Ski resorts are large consumers of energy, resort administrators said. And one of the challenges to using solar to offset that energy consumption is the business itself.
“Hopefully it’s snowing and there isn’t a whole lot of sun,” said Adriana Bloke, spokesperson for Taos Valley ski area in New Mexico. “When we’re using the most energy is when it’s darkest.”
She said the Taos ski resort is tucked into a valley that gets fewer than four hours of sunlight during winter months when the resort is operating.
Aside from operating during the wrong time of year for sun power, the most expensive part of the resort’s energy operation happens at night.
“Snowmaking is, by far, the biggest draw on energy here,” Blake said.
Resorts typically make snow at night when the air temperature is coldest and efforts will be more successful and snow will be lighter and fluffier.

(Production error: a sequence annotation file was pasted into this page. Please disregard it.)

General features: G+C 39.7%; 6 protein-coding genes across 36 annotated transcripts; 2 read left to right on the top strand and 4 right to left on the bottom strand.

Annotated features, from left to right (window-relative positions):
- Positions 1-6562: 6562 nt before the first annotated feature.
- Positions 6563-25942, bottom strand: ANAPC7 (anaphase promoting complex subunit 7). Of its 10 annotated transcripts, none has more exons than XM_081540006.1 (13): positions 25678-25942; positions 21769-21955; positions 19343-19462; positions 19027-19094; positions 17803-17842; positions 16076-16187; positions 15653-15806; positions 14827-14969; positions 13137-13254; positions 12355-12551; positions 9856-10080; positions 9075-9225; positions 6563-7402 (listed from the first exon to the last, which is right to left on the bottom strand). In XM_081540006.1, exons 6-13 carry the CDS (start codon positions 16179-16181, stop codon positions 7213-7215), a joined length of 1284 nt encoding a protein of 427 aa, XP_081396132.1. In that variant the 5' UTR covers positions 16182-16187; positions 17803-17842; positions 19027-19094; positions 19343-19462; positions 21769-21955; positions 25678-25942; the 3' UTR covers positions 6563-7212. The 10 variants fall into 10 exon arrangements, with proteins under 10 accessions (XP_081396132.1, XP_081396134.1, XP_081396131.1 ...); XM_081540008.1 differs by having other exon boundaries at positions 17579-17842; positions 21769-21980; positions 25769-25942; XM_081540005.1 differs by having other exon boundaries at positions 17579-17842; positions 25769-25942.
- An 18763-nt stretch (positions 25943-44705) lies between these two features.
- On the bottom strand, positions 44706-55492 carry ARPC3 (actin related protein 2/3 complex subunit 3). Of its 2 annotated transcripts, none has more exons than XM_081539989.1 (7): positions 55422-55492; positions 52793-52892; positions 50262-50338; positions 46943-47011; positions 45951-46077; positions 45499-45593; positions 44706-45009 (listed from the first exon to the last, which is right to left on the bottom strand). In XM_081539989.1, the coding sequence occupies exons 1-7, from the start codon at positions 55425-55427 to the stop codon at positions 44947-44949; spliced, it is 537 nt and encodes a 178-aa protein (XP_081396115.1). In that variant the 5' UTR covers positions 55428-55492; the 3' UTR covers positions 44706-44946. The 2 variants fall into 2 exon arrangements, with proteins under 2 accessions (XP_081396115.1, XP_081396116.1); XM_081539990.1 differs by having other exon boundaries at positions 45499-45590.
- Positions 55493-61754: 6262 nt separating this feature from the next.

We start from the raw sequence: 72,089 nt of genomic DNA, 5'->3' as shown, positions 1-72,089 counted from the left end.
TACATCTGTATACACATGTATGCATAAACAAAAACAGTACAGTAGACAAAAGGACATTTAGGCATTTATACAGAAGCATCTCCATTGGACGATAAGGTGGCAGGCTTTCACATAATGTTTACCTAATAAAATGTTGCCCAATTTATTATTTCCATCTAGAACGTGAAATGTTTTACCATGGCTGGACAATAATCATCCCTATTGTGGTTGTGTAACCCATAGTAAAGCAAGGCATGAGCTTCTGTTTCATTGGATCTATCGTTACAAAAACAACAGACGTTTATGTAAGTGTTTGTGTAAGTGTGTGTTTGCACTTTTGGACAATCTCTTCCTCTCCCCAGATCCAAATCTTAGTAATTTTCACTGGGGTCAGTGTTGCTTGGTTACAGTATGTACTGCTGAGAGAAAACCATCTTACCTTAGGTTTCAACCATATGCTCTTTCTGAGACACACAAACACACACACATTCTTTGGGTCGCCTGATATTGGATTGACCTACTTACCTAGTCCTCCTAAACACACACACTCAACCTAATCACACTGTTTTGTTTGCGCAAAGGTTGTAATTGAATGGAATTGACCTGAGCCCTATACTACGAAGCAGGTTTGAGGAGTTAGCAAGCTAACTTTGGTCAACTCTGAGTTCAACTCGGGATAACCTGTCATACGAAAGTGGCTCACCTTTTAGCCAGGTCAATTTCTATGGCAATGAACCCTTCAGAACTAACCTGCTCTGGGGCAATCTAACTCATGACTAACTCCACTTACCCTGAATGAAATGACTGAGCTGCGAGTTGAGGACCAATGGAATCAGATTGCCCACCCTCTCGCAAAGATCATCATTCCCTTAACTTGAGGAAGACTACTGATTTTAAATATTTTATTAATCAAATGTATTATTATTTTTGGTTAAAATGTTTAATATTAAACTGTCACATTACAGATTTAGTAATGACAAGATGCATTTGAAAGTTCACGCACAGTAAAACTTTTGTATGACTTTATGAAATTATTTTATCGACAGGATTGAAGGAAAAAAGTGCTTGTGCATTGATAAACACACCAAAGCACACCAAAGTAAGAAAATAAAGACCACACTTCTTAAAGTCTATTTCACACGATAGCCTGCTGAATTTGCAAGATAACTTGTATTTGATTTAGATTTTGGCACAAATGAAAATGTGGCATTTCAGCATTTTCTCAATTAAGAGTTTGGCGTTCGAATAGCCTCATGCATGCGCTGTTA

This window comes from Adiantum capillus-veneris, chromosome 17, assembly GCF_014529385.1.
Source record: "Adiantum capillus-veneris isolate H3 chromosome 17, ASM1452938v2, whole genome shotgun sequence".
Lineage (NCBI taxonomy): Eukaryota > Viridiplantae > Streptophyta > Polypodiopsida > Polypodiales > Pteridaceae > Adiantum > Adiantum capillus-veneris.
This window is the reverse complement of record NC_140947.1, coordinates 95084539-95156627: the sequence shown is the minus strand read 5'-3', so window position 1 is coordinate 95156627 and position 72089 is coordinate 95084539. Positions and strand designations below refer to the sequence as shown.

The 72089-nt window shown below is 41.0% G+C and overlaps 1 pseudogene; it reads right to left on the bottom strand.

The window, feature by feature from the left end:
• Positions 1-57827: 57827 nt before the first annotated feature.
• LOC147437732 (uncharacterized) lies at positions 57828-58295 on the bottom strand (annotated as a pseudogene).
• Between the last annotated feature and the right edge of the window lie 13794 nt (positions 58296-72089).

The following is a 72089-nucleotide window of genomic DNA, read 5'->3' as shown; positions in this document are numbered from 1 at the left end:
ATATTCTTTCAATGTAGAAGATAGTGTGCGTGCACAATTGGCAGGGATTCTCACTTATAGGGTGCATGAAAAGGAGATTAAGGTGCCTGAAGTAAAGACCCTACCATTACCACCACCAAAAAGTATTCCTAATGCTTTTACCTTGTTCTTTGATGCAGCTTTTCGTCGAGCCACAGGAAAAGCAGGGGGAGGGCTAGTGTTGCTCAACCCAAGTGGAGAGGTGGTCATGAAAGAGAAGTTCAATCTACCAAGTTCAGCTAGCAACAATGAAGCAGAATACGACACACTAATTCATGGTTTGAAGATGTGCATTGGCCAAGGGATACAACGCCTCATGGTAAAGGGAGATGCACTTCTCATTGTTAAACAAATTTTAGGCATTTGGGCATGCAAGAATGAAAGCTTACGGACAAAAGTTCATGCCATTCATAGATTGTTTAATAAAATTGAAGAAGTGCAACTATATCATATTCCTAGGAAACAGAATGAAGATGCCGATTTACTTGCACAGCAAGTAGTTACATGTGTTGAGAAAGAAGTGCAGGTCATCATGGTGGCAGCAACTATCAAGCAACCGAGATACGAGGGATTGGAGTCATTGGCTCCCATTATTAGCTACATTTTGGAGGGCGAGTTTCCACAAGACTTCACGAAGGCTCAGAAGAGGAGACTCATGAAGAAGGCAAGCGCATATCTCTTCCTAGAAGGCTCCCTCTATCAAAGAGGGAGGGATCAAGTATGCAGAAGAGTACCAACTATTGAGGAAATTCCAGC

Even though the resort is grid-tied, feed-in tariffs would not be big enough to make up for the expense of installing a solar system, she said.
Like the other resorts, though, Taos is working to reduce its energy consumption and recently had an energy audit performed to help administrators see where they could realize some energy savings.
Cutting energy use is the key, according to all of the U.S. resorts interviewed.
Once the resorts reduce their carbon footprints, they will consider integrating solar power generation into their energy portfolios.
Aspen is working on growing its solar portfolio. Even if the green power it generates is only a small portion of what it needs, Schendler said, it’s making an important statement and creating an educational opportunity for guests.
Pictured: Taos Ski Resort in New Mexico. Notice the sun isn't shining.